Saved by the Bell

Today’s definition: “To be rescued by a last minute intervention.”

Although the phrase can be aptly used to describe a boxer being spared complete facial obliteration by the bell at the end of round, this phrase is actually derived from a deeply entrenched fear. No, not being forced to watch every episode of the cheesy mid-1990’s high-school sitcom Saved by the Bell; but rather being buried alive. In the 17th century, people were genuinely freaking out about the possibility of being buried in a casket without actually being dead. Frightful stories were spread about hapless souls waking up six feet under. Therefore, the somewhat ironic ‘safety coffin’ was designed with a small bell inside, so if the buryee did manage to revive themselves, they could ring the bell to be saved from certain, claustrophobic death.

 

Nothing to be Sneezed at

Today’s definition: “Something of significance.”

For some reason, Elizabethan nobility developed a hedonistic penchant for sneezing. Those mingling in the upper realms of society would often carry a box of spices and tobacco, so they could leisurely go about, sniffing the box and sneezing their faces off. It was something to do when you were bored. So if there was nothing around capturing your interest or attention, you might as well have a little sneeze or two to pass the time. Therefore it came to be that anything that kept you from sneezing was worth noting.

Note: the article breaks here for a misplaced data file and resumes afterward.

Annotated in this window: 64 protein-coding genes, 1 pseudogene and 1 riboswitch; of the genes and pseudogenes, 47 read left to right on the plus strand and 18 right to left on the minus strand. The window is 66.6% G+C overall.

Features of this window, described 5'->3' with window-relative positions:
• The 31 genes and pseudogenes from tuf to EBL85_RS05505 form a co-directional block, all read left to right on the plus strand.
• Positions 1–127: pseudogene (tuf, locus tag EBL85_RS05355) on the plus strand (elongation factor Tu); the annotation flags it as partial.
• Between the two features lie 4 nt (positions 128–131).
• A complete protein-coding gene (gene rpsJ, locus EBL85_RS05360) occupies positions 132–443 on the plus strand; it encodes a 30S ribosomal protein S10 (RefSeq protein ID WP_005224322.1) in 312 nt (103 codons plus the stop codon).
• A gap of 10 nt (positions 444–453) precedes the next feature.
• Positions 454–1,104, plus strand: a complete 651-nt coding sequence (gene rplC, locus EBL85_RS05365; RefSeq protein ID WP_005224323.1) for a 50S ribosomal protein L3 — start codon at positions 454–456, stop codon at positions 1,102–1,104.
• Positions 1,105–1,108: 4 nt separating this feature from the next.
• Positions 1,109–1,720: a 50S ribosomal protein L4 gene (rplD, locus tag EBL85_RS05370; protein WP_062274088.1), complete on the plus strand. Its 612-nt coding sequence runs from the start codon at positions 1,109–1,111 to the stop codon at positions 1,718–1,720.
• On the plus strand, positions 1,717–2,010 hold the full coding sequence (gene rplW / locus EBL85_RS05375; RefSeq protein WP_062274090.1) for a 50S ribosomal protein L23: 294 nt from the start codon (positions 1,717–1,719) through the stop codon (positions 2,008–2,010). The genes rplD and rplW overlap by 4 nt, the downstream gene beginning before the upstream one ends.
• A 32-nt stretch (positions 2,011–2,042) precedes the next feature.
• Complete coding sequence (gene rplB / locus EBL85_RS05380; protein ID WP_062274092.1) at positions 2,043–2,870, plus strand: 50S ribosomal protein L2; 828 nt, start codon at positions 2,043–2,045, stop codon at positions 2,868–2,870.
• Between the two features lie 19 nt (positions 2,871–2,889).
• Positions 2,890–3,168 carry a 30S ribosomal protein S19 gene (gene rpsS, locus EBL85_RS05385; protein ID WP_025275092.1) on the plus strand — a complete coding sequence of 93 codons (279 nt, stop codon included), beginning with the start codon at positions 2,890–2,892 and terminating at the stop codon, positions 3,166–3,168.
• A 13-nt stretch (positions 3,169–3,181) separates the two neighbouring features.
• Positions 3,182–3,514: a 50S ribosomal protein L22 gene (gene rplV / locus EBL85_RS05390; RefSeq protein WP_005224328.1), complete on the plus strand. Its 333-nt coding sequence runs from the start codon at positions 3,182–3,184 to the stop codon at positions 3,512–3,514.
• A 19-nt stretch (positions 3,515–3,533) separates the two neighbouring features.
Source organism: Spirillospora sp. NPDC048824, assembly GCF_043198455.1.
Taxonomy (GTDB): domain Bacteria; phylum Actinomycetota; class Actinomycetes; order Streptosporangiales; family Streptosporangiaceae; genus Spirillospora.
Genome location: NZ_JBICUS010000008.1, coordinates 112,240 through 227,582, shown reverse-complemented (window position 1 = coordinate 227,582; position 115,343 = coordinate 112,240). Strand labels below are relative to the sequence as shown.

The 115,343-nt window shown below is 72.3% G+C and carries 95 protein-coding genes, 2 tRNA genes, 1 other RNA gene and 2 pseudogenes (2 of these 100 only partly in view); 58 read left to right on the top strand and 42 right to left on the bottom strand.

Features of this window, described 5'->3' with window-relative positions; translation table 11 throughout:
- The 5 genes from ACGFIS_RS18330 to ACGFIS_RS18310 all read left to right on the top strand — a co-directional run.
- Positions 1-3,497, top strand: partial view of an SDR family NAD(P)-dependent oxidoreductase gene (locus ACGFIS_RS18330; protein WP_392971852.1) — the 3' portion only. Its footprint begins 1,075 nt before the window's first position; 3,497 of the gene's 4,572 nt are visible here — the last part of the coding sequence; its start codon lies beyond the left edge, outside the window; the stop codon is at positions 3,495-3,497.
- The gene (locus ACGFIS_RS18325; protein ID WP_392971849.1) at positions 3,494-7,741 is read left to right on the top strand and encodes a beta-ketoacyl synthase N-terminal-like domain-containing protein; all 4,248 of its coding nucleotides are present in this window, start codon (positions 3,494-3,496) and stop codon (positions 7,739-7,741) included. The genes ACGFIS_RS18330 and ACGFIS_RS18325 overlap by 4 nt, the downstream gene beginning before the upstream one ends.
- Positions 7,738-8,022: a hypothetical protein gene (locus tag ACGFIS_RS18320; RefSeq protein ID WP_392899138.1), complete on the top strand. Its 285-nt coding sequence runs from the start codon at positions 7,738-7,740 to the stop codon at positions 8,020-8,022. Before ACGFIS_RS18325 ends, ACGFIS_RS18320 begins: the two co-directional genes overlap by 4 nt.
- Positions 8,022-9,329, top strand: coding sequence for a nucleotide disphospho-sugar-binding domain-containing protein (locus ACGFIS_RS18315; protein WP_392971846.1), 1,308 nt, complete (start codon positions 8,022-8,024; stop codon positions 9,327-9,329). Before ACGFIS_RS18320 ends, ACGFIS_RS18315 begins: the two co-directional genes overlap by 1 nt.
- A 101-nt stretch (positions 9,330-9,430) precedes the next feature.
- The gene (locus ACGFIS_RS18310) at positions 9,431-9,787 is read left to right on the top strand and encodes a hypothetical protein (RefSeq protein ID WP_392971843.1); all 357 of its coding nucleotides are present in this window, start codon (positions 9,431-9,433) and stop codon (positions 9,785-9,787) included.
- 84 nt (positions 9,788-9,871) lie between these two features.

The Whole Nine Yards

Today’s definition: “Giving 100% effort.”

Back in World War II, many fighter planes were equipped with mounted machine guns, with an ammunition belt of about 9 yards in length. Particularly ruthless pilots would unload the entire length of the ammo chain upon an enemy, so they could later boast, over a dry ale and cigar, how they gave Old Jerry the ‘whole nine yards’ of their fury.

 

Stealing One’s Thunder

Today’s definition: “Taking success and veneration for another’s idea.”

In the early 1700’s, British playwright, John Dennis developed a new way to simulate the sound of thunder by rolling metal balls around in a large wooden barrel. He unveiled the new thunder sound as part of a new production. Unfortunately his play sucked and failed to draw much attention – but his thunder-sound method was taken and used successfully by a rival playwright for a production of Macbeth. Dennis was understandably furious and wrote a scathing message to the local press about it. And then everyone stole his complaint and used it metaphorically for themselves.